An interesting thing about lower interest rates is that not only is the payment lower, but the amount that goes to principal is larger and the amount that is paid as interest is lower. On a \$200,000 loan if you have an 8% interest rate the first payment is made up of \$134 of principal and \$1333 of interest, on a loan amortized over 30 years. If you have a 6% rate on the same loan, the first payment is \$199 of principal and \$1000 of interest. You obviously see how much the difference is in the total payment and how much more goes to paying down the mortgage. If you were to take the 6% rate and make the 8% payment you will end up with a much larger principal payment and actually pay off your mortgage in a bit over 19 years.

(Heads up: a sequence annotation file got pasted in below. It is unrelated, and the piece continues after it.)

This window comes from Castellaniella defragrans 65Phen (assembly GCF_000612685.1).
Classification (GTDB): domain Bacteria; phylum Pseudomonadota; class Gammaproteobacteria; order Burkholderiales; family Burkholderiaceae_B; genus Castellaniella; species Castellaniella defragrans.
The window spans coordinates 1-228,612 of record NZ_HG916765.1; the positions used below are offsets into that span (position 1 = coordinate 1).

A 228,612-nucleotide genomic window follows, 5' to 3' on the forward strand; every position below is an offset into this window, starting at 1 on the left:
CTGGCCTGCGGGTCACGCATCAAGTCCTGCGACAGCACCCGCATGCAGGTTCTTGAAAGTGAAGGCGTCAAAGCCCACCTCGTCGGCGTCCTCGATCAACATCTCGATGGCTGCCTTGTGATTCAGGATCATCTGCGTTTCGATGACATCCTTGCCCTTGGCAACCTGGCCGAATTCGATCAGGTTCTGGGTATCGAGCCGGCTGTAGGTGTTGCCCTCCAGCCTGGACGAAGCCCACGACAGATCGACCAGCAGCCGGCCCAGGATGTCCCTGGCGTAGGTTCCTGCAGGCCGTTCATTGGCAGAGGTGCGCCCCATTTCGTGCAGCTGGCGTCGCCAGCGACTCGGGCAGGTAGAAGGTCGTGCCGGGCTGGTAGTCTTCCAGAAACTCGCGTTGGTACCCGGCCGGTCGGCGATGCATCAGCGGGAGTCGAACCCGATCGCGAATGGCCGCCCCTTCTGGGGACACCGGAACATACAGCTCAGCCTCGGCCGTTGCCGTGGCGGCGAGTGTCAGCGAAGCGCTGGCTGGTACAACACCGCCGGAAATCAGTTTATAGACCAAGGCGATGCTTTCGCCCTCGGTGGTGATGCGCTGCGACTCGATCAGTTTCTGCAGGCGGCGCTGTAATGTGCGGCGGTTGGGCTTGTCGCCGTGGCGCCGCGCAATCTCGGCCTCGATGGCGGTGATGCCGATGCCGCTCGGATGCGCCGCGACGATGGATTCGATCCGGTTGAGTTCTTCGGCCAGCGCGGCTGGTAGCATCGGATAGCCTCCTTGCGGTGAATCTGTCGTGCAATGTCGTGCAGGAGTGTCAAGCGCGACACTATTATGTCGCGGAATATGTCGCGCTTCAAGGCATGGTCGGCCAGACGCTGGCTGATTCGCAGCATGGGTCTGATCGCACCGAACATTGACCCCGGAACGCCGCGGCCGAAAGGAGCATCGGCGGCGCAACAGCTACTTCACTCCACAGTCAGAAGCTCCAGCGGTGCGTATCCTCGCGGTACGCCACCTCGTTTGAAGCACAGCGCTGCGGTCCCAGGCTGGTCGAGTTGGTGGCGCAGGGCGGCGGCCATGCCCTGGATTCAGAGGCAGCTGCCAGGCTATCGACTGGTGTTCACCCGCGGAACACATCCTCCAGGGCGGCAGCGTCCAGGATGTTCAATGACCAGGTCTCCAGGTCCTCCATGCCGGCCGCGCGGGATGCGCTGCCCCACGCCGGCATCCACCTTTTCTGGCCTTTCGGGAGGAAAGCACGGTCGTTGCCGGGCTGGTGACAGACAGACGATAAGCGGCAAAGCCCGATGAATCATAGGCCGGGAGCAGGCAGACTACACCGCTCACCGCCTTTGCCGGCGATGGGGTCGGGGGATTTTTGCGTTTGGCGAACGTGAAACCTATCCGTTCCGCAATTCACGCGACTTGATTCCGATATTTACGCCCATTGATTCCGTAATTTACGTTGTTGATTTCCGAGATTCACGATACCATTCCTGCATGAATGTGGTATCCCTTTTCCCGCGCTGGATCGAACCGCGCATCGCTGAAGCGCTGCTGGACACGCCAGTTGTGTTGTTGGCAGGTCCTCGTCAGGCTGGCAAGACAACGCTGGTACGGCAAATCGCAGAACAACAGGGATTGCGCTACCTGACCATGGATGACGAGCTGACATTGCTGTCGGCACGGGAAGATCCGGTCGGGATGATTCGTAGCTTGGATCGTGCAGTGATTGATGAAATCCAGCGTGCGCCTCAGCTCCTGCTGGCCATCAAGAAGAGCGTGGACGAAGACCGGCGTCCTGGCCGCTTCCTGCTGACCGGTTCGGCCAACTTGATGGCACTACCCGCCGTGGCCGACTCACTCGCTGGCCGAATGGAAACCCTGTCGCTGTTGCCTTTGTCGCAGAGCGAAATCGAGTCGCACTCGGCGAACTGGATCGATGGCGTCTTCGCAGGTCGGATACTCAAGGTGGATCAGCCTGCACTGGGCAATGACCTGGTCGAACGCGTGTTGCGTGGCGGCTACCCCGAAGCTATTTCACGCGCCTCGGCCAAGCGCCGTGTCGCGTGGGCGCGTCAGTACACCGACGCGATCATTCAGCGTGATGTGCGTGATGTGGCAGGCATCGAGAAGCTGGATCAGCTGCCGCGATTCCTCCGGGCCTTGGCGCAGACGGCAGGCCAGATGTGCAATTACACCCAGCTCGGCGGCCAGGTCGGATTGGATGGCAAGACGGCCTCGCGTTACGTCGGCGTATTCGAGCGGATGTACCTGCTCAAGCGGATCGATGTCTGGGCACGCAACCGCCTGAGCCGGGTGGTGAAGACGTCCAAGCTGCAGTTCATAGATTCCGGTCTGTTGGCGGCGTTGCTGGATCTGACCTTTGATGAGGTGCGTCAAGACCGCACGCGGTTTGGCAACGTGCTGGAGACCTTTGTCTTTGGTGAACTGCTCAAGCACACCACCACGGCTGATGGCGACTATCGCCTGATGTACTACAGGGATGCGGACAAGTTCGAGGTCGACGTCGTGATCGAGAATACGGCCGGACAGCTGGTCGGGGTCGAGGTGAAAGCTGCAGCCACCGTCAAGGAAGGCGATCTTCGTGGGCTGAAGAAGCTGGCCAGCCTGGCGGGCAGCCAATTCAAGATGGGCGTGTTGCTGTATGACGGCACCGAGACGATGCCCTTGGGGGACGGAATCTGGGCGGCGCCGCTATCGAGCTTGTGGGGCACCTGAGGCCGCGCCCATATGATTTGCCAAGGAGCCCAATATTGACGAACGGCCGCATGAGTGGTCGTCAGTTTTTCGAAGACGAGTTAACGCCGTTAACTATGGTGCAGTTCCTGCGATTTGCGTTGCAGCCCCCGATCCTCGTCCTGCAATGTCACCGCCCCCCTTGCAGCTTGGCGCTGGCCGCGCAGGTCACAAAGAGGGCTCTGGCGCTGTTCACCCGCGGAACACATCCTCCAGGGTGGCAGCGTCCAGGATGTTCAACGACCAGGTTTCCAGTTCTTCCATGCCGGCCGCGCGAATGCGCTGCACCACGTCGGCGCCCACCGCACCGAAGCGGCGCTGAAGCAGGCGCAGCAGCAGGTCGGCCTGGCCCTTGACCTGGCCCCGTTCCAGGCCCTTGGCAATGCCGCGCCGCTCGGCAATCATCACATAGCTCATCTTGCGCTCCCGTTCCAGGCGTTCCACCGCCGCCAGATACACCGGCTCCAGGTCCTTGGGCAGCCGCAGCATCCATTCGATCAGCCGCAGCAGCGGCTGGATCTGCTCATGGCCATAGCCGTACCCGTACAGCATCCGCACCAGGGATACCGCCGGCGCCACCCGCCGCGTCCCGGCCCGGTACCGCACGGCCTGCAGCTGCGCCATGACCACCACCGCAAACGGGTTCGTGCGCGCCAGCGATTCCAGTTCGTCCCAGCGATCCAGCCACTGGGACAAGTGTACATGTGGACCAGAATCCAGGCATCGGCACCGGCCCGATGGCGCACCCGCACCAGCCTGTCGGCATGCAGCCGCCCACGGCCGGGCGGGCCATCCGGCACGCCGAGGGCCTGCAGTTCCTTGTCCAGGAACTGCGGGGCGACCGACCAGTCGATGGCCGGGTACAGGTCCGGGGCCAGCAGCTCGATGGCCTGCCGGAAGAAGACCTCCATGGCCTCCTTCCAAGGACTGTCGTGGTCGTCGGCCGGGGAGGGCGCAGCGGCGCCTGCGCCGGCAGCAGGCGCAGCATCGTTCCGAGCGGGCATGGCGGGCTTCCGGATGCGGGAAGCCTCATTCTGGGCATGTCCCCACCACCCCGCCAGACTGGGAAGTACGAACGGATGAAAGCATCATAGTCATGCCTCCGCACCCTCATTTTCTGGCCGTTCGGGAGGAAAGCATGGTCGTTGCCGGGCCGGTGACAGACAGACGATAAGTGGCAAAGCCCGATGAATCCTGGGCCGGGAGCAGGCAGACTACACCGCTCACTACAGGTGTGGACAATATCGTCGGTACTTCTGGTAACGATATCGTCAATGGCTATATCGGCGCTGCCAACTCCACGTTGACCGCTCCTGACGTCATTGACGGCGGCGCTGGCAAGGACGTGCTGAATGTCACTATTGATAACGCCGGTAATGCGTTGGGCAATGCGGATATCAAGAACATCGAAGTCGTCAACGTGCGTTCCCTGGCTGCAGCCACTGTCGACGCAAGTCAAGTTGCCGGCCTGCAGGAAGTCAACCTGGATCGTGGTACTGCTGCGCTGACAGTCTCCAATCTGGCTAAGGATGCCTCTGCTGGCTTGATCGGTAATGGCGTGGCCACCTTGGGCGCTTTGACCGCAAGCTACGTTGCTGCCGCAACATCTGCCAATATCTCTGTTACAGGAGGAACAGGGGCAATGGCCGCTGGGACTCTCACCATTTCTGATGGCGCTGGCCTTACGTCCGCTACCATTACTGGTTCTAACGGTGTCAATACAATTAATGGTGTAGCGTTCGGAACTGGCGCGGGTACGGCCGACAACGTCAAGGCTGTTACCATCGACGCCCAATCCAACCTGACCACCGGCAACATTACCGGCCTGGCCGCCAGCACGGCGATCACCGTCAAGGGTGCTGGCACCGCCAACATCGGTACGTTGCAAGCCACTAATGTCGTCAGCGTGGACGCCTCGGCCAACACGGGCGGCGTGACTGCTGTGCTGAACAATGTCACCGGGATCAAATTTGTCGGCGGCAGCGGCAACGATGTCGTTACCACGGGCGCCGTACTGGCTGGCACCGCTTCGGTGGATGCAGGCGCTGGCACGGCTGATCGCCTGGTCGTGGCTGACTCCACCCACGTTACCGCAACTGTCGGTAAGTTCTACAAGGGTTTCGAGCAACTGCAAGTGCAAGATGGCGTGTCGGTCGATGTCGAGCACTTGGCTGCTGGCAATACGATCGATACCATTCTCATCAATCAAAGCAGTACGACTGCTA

If you understand the relationship of interest to mortgage payments you have the ability to adjust your payments to work in the best possible way for you.

An example of the above statement comes from a question I received from a borrower.

He said he was in a 30 year fixed that he had been in for 10 years at 7.25% The payment is \$1381 per month, and has a current balance of \$175,000. The loan will be paid in full in 20 more years A 15 year loan for \$175,000 in the high 5% range is \$1464 which is a bit higher payment than the current mortgage. The comparison of principal and interest between the two loans shows the following: 30 year principal payment is \$274 and \$1106 will go to interest. The 15 year principal payment is \$608 and its interest payment is \$856.

The cost associated with going to the 15 year is \$83 a month or \$4980 over the life of the loan. The savings is 5 years of payments equaling \$82,860. .

The lesson is that the longer you pay at a higher interest rate, the easier it is to refinance to a shorter amortizing loan with a lower interest rate and save money over the life of the loan by shortening the number of years you need to payoff the loan. In many cases you can also save on a monthly basis as well.